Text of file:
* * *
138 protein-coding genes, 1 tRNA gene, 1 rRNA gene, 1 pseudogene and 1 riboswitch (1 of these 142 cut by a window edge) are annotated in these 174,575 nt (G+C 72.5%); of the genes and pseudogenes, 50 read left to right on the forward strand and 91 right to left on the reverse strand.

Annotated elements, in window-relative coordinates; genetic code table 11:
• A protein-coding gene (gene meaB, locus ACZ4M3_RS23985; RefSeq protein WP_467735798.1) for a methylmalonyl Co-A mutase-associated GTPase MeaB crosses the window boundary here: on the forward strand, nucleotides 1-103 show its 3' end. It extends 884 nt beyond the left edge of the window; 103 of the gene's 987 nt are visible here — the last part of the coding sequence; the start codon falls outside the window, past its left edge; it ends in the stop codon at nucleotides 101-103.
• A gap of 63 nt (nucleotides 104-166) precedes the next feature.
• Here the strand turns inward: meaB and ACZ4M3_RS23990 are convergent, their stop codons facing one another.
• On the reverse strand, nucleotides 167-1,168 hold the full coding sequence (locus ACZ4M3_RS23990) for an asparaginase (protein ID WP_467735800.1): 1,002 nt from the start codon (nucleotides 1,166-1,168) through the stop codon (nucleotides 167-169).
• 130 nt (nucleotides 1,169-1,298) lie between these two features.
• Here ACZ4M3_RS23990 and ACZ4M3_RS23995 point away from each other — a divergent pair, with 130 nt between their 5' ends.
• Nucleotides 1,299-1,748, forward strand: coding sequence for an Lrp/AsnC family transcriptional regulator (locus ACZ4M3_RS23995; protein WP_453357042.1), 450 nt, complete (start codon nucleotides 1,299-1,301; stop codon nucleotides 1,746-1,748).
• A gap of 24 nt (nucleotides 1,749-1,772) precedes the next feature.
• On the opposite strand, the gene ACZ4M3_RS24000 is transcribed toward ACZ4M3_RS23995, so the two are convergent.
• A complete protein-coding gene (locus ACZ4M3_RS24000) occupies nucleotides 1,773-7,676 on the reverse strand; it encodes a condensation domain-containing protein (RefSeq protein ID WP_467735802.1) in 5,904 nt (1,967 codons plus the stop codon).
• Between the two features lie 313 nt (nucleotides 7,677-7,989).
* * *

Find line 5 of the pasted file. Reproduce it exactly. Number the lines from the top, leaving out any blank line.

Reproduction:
• Here the strand turns inward: meaB and ACZ4M3_RS23990 are convergent, their stop codons facing one another.